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Butterfly mutations blamed on Japanese nuclear leaks

  • ASSOCIATED PRESS
    In this undated photo taken by Chiyo Nohara at University of the Ryukyus and released by the university, an adult pale grass blue butterfly collected near the crippled Fukushima Dai-ichi nuclear power plant is shown with dented eyes and stunted wings at the university laboratory in Nishihara, Okinawa, southern Japan. Japanese researchers said they found mutations in butterflies caused by radiation from the power plant. A member of the team conducting the research, Joji Otaki of the university, said Wednesday, Aug. 15, 2012, that his group's findings show radiation emitted following catastrophic meltdowns in three of the plant?s reactors after it was damaged by a 9.0-magnitude earthquake and tsunami on March 11, 2011 is affecting the environment. (AP Photo/Chiyo Nohara of University of the Ryukyus) NO SALES, MANDATORY CREDIT, EDITORIAL USE ONLY
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TOKYO >> Radiation that leaked from the Fukushima nuclear plant following last year’s tsunami caused mutations in some butterflies — including dented eyes and stunted wings — though humans seem relatively unaffected, researchers say.

The mutations are the first evidence that the radiation has caused genetic changes in living organisms. They are likely to add to concerns about potential health risks among humans though there is no evidence of it yet. Scientists say more study is needed to link human health with the Fukushima disaster.

The catastrophic meltdowns in three reactors of Fukushima Dai-ichi power plant after it was damaged by the 9.0-magnitude earthquake and tsunami on March 11, 2011, prompted a public backlash against nuclear power, and forced the government to reassess resource-scarce Japan’s entire energy strategy.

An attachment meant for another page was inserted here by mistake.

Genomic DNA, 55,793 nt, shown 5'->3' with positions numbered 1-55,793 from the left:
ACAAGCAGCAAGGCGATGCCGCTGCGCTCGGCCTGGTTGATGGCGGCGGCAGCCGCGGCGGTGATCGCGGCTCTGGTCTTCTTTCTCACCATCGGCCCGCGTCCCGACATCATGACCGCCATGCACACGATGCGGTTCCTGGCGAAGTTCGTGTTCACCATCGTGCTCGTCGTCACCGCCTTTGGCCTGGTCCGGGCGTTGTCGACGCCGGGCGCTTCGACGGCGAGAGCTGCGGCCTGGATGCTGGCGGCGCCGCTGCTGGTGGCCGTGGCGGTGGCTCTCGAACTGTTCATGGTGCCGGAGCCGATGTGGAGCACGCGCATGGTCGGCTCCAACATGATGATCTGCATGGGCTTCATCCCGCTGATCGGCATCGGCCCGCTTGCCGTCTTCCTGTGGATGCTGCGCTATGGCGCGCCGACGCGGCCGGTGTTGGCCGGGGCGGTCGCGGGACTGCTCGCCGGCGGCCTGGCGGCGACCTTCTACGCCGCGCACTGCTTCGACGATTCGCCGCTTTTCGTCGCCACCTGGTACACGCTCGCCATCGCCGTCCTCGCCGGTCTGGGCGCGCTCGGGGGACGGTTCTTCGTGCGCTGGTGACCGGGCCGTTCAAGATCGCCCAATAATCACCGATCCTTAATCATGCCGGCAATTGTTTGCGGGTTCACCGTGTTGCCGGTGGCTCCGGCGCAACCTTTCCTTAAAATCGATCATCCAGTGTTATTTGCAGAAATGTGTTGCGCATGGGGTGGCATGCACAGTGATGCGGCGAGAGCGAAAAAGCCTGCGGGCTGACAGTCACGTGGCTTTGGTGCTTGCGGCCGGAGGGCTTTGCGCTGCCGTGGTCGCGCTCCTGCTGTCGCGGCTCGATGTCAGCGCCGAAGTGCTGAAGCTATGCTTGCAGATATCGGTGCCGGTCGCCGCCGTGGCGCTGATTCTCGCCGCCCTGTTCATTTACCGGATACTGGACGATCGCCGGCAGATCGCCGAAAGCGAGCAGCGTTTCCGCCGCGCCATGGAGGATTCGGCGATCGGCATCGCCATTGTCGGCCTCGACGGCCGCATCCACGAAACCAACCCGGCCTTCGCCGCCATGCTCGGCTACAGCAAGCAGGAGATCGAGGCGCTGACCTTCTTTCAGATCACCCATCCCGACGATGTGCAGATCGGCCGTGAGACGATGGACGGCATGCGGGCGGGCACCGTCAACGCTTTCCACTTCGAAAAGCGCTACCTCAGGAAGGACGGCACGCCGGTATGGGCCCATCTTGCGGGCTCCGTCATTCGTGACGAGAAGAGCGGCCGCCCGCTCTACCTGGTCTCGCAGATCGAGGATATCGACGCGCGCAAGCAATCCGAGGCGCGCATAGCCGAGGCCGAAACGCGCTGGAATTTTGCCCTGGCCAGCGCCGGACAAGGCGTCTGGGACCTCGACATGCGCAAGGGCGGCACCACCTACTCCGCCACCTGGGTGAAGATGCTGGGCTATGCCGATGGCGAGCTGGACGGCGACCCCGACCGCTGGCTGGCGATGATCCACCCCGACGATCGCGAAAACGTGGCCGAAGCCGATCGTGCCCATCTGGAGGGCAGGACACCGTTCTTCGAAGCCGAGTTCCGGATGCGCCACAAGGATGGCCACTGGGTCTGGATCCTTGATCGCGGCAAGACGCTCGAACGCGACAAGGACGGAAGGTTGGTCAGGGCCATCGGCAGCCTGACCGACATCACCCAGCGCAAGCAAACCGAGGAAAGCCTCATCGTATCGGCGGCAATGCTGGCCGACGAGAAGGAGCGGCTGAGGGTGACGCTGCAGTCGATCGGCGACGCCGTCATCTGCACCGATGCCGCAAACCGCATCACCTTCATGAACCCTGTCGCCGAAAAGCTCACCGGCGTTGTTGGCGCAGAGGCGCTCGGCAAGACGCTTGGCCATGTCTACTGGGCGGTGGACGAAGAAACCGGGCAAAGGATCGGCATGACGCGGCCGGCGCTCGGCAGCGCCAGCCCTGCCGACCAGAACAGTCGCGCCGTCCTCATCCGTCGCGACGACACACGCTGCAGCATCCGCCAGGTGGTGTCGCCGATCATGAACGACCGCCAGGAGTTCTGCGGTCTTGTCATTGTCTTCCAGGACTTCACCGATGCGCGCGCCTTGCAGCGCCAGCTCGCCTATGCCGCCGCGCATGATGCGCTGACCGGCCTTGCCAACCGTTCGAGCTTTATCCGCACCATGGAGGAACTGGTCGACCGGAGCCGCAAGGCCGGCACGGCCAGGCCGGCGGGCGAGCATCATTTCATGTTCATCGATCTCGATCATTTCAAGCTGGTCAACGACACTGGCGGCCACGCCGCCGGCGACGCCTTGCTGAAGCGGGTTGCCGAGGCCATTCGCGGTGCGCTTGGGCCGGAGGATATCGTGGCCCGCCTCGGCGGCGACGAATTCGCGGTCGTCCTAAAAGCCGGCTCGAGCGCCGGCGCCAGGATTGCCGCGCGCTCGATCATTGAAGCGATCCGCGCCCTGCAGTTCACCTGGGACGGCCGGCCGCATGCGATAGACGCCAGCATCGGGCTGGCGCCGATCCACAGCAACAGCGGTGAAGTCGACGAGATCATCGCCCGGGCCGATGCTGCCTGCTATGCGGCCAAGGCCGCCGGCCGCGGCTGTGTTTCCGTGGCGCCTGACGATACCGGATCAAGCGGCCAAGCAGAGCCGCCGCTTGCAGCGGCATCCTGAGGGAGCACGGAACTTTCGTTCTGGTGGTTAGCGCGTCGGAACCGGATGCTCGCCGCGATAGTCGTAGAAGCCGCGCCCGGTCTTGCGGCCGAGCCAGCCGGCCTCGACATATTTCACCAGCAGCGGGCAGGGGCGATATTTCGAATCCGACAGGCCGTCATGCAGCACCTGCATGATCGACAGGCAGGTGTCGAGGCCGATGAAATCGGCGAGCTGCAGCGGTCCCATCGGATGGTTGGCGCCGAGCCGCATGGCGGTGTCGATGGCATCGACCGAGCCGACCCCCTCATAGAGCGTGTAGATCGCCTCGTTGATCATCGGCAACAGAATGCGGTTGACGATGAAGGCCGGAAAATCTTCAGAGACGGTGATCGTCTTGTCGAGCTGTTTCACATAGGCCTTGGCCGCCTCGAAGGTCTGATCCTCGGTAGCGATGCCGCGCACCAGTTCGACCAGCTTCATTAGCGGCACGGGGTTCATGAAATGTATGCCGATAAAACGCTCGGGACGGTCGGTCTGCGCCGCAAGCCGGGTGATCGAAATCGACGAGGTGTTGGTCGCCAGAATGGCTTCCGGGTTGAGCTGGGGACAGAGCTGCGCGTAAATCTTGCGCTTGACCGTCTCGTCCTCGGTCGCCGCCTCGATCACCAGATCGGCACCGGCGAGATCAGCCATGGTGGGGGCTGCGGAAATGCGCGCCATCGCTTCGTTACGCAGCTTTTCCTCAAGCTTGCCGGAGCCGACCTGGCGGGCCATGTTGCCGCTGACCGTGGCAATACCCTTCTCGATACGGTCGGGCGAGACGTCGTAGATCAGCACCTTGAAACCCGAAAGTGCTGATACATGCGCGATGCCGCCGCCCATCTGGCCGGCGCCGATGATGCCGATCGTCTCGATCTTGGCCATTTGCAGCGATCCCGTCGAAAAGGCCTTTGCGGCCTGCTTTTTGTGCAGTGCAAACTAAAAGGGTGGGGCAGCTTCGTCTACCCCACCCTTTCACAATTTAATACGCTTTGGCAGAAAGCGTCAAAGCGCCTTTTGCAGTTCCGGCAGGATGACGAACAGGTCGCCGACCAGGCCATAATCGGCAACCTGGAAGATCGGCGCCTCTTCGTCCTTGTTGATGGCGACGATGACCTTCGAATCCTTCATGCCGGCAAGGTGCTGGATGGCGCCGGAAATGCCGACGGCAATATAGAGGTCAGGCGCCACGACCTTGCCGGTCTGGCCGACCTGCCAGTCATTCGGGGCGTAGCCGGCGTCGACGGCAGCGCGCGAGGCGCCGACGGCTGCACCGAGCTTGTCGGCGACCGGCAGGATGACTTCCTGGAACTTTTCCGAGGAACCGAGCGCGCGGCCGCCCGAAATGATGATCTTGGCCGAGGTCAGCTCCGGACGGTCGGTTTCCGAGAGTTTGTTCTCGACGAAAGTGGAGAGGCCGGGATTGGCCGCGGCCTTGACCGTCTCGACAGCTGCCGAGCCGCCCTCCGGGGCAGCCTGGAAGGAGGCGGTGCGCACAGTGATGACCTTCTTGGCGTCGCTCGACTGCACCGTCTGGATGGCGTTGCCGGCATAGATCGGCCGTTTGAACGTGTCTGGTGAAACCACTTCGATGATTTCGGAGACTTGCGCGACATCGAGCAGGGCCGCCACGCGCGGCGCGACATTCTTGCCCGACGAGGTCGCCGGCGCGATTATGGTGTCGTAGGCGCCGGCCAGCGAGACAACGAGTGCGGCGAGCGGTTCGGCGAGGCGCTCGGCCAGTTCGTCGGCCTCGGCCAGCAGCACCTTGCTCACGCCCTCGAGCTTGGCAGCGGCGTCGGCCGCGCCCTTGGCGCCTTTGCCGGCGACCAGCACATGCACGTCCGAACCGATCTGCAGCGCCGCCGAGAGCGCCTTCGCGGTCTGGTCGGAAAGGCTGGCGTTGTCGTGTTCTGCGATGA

But the most visible example of the radiation’s effect was claimed by a group of Japanese researchers who found radical physical changes in successive generations of a type of butterfly, which they said was caused by radiation exposure. They also said that the threat to humans — a much larger and longer-lived species — remains unclear.

“Our findings suggest that the contaminants are causing ecological damage. I do not know its implication to humans,” Joji Otaki of the University of the Ryukyus in Okinawa, a member of the research team, told The Associated Press in an email.

A separate study, released this week, found very low levels of radioactivity in people who were living near the Fukushima plant when it suffered the meltdowns.

The paper, published in the Journal of the American Medical Association, measured cesium levels in 8,066 adults and 1,432 children and found average doses of less than 1 millisievert, which are considered safe. It was the first such study measuring internal exposures to cesium in a large number of people from the disaster.

The research shows contamination decreased over time, particularly among children, in part because more precautions were taken with their food, water and outdoor activity.

“No case of acute health problems has been reported so far; however, assessments of the long-term effect of radiation requires ongoing monitoring of exposure and the health conditions of the affected communities,” the report said.

The research on the butterflies was published in Scientific Reports, an open-access online journal by the Nature publication group, which provides faster publication and peer review by at least one scientist.

It says pale grass blue butterflies, a common species in Japan, collected from several areas near the Fukushima plant showed signs of genetic mutations, such as dented eyes, malformed legs and antennae, and stunted wings.

The results show the butterflies were deteriorating both physically and genetically, with the share of those showing abnormalities increasing from 12 percent in the first generation to 18 percent in the second and 34 percent in the third.

The researchers also demonstrated the effects of internal exposure to radiation by feeding leaves from plants from the area near the Fukushima nuclear plant to the butterfly larvae.

“The possible risk of internal exposure from ingestion should be investigated more accurately in the near future,” it said.

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